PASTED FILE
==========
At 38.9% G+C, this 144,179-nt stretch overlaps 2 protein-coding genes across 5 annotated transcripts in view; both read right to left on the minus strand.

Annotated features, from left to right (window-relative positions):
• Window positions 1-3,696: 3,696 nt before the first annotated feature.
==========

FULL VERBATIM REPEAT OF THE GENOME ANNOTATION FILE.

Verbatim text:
At 38.9% G+C, this 144,179-nt stretch overlaps 2 protein-coding genes across 5 annotated transcripts in view; both read right to left on the minus strand.

Annotated features, from left to right (window-relative positions):
• Window positions 1-3,696: 3,696 nt before the first annotated feature.